Sun, Feb 20, 2005 - Page 19 News List

A mystery to Taiwanese fans no more

Bestselling crime and mystery novelist Lawrence Block is in Taiwan for the first timeto visit the Taipei International Book Exhbition and promote a newly translated book

By Dan Bloom  /  CONTRIBUTING REPORTER

American crime-fiction novelist Lawrence Block has released over 50 books, 20 of which can be found in Chinese translation.

PHOTO COURTESY OF FACE BOOKS

Lawrence Block may not be a household name in Taiwan, but his Taipei publisher hopes it soon will be. The bestselling crime-fiction writer from New York attended the annual Taipei International Book Exhibition (TIBE) as a guest author, and his publisher here, Faces, of the Cite Group, is sending him around the country on a publicity tour to drum up business for a translation of a book set largely in Vietnam and titled The Scoreless Thai.

Block, one of America's most prolific and successful crime-fiction novelists, is the author of over 50 books, 20 of which have already been translated into Chinese for the Taiwan market.

While a bestseller in Taiwan usually hits the charts when its sales rise above 10,000 copies, several of Block's page-turning crime books here have gone over the 20,000 sales mark, according to a publishing industry source.

Among the titles in the US that have gained Block a reputation as a master storyteller are Eight Million Ways to Die, When the Sacred Gin Mill Closes and the newly-released All the Flowers are Dying.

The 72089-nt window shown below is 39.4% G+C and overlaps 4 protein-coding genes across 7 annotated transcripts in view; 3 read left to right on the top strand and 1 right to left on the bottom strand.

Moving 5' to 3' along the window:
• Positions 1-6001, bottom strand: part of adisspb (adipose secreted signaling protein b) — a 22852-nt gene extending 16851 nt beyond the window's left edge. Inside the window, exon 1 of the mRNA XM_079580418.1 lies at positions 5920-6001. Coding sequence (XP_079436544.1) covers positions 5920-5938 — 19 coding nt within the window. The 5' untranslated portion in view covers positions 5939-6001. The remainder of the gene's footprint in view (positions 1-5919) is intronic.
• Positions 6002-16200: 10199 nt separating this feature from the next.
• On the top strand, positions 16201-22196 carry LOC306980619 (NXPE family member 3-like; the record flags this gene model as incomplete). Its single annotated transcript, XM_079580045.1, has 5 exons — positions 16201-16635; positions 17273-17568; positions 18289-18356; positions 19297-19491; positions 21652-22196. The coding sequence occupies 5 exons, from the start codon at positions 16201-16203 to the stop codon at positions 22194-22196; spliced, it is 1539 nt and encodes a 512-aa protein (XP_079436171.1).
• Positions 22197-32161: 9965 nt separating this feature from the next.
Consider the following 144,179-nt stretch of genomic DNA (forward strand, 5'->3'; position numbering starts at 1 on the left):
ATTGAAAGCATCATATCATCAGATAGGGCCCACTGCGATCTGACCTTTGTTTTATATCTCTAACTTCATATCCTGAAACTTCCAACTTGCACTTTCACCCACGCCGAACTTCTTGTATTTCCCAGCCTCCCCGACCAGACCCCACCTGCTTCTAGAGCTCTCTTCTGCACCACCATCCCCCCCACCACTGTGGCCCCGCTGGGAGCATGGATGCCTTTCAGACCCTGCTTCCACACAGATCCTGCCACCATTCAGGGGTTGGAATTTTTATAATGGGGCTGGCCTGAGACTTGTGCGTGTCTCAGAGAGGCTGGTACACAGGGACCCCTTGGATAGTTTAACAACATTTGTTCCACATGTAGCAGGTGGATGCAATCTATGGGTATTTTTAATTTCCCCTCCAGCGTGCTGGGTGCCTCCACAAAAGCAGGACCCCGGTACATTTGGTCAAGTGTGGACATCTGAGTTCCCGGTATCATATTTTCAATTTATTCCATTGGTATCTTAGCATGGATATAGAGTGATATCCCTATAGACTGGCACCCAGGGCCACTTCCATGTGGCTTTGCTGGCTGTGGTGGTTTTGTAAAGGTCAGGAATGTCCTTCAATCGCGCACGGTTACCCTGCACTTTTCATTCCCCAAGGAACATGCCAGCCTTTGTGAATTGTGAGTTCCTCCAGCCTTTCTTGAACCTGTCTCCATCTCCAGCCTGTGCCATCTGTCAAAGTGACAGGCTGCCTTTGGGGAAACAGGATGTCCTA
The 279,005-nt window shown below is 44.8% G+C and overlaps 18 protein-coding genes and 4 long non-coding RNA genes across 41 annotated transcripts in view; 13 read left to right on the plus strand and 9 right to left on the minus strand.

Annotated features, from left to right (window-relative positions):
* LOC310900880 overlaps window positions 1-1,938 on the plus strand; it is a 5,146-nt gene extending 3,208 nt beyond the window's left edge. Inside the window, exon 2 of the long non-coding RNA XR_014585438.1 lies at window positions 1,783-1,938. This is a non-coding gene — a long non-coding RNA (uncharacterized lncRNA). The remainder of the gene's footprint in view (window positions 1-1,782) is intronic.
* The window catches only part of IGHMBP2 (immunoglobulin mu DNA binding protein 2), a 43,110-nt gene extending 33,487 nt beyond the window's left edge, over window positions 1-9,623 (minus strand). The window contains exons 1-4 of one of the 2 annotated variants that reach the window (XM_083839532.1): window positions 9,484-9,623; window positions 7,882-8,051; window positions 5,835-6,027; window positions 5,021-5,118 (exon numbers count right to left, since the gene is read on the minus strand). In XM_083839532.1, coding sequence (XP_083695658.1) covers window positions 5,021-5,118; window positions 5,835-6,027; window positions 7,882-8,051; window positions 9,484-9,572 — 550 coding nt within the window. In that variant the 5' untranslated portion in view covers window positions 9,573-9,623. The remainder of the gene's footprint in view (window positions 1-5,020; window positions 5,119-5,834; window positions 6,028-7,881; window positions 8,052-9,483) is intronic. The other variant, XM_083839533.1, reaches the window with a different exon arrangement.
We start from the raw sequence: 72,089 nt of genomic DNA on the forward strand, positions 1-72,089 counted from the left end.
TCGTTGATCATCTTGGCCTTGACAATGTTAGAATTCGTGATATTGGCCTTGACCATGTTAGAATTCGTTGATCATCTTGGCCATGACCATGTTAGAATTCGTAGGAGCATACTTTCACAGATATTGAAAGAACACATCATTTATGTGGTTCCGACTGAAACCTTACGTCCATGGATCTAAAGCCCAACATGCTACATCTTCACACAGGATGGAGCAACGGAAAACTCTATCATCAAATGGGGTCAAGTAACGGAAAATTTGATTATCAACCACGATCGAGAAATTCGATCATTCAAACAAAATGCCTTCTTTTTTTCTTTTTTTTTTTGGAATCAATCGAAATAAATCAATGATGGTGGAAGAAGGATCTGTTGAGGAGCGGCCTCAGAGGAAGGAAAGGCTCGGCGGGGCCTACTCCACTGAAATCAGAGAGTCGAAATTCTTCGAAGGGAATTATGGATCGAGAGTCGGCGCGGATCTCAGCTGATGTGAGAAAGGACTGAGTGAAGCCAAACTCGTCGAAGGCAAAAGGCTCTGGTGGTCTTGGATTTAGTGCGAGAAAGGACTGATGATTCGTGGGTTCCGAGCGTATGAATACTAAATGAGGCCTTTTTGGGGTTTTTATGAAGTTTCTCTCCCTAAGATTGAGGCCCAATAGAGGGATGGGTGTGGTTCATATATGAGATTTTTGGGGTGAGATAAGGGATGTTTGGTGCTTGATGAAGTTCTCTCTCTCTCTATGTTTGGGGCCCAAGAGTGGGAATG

The various crime and detective series that Block has authored star a cast of fictional characters that includes Evan Tanner, Matthew Scudder and Bernie Rhodenbarr, among others.

In addition to over 50 books in print, Hollywood has come calling, Block said, and several of his bestselling books are under option for movie deals or are in pre-production now.

Eight Million Ways to Die was made into a movie starring Jeff Bridges and Andy Garcia with the screenplay's first draft written by Oliver Stone, according to Block. Another of his bestselling books, The Burglar in the Closet, was made into a film titled Burglar starring Whoopi Goldberg.

With a Chinese translation of The Scoreless Thai done by Clara Yi -- who translated several of Block's earlier books -- recently released here, his local publisher hopes that Block's work will become more popular here among a new generation of crime-fiction fans.

The Scoreless Thai (published originally in 1968 as a paperback titled Two for Tanner) was written, Block said in a recent e-mail interview, without ever having set foot in Asia.

"In the book, my series character Evan Tanner meets up with a Thai man who has no luck with women. I never could figure out why the publishers originally called it Two for Tanner back then."

Obviously, Block has an active and witty imagination and has put it all to good use throughout his prolific career, though he often does travel for research purposes, the 66-year-old writer said.

Having visited over 100 countries, Block and his wife are in Taiwan for the first time and are st to visit Tainan and Chiayi, among other places.

When asked if some of his future books might be set in Taiwan, Block said, "My most recent novel in the Ed Tanner series, Tanner on Ice, takes place in Burma, which I visited before writing the book. Am I likely to write something set in Taiwan? Well, these days most of my work is set in New York. But anything's possible."

Although Block's crime thrillers have been translated into Chinese for the Taiwan market, they remain unpublished in China, he said, although his literary agent in New York has received several overtures from publishers there.

For now, Chinese traditional-character rights for his books have been sold only for the Taiwan market, with the China market treated as a separate translation region for rights and distribution.

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